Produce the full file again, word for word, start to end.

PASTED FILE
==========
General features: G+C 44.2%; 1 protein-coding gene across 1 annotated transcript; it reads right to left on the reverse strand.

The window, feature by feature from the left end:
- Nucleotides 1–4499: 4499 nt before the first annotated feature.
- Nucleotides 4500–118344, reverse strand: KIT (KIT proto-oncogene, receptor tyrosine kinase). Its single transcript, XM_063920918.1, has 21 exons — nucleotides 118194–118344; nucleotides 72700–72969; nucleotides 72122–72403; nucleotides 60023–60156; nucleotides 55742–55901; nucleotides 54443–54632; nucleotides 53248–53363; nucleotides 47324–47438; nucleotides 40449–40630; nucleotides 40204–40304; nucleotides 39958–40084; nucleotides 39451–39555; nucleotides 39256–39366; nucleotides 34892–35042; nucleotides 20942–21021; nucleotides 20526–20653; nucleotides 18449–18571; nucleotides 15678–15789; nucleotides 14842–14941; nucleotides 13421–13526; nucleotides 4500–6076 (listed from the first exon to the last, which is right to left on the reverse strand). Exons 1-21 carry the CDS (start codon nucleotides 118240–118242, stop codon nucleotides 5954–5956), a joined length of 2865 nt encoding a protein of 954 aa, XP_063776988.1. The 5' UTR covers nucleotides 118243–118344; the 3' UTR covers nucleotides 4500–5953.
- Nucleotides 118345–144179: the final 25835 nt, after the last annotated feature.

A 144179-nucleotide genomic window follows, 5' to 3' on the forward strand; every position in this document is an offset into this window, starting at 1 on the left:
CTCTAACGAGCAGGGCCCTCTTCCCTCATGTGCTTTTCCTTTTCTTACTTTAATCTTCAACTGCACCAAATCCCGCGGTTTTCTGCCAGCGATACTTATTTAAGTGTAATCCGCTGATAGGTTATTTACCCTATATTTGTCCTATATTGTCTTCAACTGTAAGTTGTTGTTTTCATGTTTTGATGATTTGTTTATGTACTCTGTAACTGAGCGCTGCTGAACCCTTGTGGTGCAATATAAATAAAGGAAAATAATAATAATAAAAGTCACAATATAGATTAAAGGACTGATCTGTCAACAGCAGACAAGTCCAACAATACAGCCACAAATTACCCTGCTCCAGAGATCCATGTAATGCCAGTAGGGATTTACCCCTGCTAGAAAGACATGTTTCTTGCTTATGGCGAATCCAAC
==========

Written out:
General features: G+C 44.2%; 1 protein-coding gene across 1 annotated transcript; it reads right to left on the reverse strand.

The window, feature by feature from the left end:
- Nucleotides 1–4499: 4499 nt before the first annotated feature.
- Nucleotides 4500–118344, reverse strand: KIT (KIT proto-oncogene, receptor tyrosine kinase). Its single transcript, XM_063920918.1, has 21 exons — nucleotides 118194–118344; nucleotides 72700–72969; nucleotides 72122–72403; nucleotides 60023–60156; nucleotides 55742–55901; nucleotides 54443–54632; nucleotides 53248–53363; nucleotides 47324–47438; nucleotides 40449–40630; nucleotides 40204–40304; nucleotides 39958–40084; nucleotides 39451–39555; nucleotides 39256–39366; nucleotides 34892–35042; nucleotides 20942–21021; nucleotides 20526–20653; nucleotides 18449–18571; nucleotides 15678–15789; nucleotides 14842–14941; nucleotides 13421–13526; nucleotides 4500–6076 (listed from the first exon to the last, which is right to left on the reverse strand). Exons 1-21 carry the CDS (start codon nucleotides 118240–118242, stop codon nucleotides 5954–5956), a joined length of 2865 nt encoding a protein of 954 aa, XP_063776988.1. The 5' UTR covers nucleotides 118243–118344; the 3' UTR covers nucleotides 4500–5953.
- Nucleotides 118345–144179: the final 25835 nt, after the last annotated feature.

A 144179-nucleotide genomic window follows, 5' to 3' on the forward strand; every position in this document is an offset into this window, starting at 1 on the left:
CTCTAACGAGCAGGGCCCTCTTCCCTCATGTGCTTTTCCTTTTCTTACTTTAATCTTCAACTGCACCAAATCCCGCGGTTTTCTGCCAGCGATACTTATTTAAGTGTAATCCGCTGATAGGTTATTTACCCTATATTTGTCCTATATTGTCTTCAACTGTAAGTTGTTGTTTTCATGTTTTGATGATTTGTTTATGTACTCTGTAACTGAGCGCTGCTGAACCCTTGTGGTGCAATATAAATAAAGGAAAATAATAATAATAAAAGTCACAATATAGATTAAAGGACTGATCTGTCAACAGCAGACAAGTCCAACAATACAGCCACAAATTACCCTGCTCCAGAGATCCATGTAATGCCAGTAGGGATTTACCCCTGCTAGAAAGACATGTTTCTTGCTTATGGCGAATCCAAC